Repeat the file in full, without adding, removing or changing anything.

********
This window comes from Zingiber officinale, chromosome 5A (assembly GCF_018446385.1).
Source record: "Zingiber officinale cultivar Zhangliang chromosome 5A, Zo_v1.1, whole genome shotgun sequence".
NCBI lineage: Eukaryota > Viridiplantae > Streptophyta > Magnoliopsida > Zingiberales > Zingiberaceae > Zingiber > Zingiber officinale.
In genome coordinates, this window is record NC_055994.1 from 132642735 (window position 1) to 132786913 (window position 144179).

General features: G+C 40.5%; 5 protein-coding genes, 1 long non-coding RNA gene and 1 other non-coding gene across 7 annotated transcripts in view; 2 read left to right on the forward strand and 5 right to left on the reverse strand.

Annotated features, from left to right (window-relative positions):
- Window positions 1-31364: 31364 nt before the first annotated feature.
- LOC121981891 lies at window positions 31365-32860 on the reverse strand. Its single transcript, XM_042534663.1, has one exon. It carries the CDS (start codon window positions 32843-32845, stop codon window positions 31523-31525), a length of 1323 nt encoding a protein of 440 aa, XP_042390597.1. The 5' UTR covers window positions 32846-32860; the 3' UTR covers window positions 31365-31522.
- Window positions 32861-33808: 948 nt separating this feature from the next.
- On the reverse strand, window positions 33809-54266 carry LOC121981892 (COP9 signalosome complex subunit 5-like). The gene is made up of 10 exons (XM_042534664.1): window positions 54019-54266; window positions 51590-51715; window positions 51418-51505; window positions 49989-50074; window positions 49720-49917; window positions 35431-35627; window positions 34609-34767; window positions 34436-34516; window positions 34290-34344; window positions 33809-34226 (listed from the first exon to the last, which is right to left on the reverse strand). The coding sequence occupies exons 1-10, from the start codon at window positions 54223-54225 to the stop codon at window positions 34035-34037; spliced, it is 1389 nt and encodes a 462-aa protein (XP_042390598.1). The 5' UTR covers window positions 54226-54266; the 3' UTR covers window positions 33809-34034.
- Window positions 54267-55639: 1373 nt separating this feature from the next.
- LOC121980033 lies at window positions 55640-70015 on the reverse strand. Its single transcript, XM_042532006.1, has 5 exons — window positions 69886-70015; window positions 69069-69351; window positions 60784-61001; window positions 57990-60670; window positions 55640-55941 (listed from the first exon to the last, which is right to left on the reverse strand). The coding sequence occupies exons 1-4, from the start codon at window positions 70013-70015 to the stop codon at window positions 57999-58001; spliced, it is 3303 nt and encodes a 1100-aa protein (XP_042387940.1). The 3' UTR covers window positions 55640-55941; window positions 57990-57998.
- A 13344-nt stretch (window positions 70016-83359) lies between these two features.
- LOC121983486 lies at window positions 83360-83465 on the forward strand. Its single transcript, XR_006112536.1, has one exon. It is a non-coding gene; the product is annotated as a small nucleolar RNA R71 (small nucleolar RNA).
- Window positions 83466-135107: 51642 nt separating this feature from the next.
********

This window comes from Zingiber officinale, chromosome 5A (assembly GCF_018446385.1).
Source record: "Zingiber officinale cultivar Zhangliang chromosome 5A, Zo_v1.1, whole genome shotgun sequence".
NCBI lineage: Eukaryota > Viridiplantae > Streptophyta > Magnoliopsida > Zingiberales > Zingiberaceae > Zingiber > Zingiber officinale.
In genome coordinates, this window is record NC_055994.1 from 132642735 (window position 1) to 132786913 (window position 144179).

General features: G+C 40.5%; 5 protein-coding genes, 1 long non-coding RNA gene and 1 other non-coding gene across 7 annotated transcripts in view; 2 read left to right on the forward strand and 5 right to left on the reverse strand.

Annotated features, from left to right (window-relative positions):
- Window positions 1-31364: 31364 nt before the first annotated feature.
- LOC121981891 lies at window positions 31365-32860 on the reverse strand. Its single transcript, XM_042534663.1, has one exon. It carries the CDS (start codon window positions 32843-32845, stop codon window positions 31523-31525), a length of 1323 nt encoding a protein of 440 aa, XP_042390597.1. The 5' UTR covers window positions 32846-32860; the 3' UTR covers window positions 31365-31522.
- Window positions 32861-33808: 948 nt separating this feature from the next.
- On the reverse strand, window positions 33809-54266 carry LOC121981892 (COP9 signalosome complex subunit 5-like). The gene is made up of 10 exons (XM_042534664.1): window positions 54019-54266; window positions 51590-51715; window positions 51418-51505; window positions 49989-50074; window positions 49720-49917; window positions 35431-35627; window positions 34609-34767; window positions 34436-34516; window positions 34290-34344; window positions 33809-34226 (listed from the first exon to the last, which is right to left on the reverse strand). The coding sequence occupies exons 1-10, from the start codon at window positions 54223-54225 to the stop codon at window positions 34035-34037; spliced, it is 1389 nt and encodes a 462-aa protein (XP_042390598.1). The 5' UTR covers window positions 54226-54266; the 3' UTR covers window positions 33809-34034.
- Window positions 54267-55639: 1373 nt separating this feature from the next.
- LOC121980033 lies at window positions 55640-70015 on the reverse strand. Its single transcript, XM_042532006.1, has 5 exons — window positions 69886-70015; window positions 69069-69351; window positions 60784-61001; window positions 57990-60670; window positions 55640-55941 (listed from the first exon to the last, which is right to left on the reverse strand). The coding sequence occupies exons 1-4, from the start codon at window positions 70013-70015 to the stop codon at window positions 57999-58001; spliced, it is 3303 nt and encodes a 1100-aa protein (XP_042387940.1). The 3' UTR covers window positions 55640-55941; window positions 57990-57998.
- A 13344-nt stretch (window positions 70016-83359) lies between these two features.
- LOC121983486 lies at window positions 83360-83465 on the forward strand. Its single transcript, XR_006112536.1, has one exon. It is a non-coding gene; the product is annotated as a small nucleolar RNA R71 (small nucleolar RNA).
- Window positions 83466-135107: 51642 nt separating this feature from the next.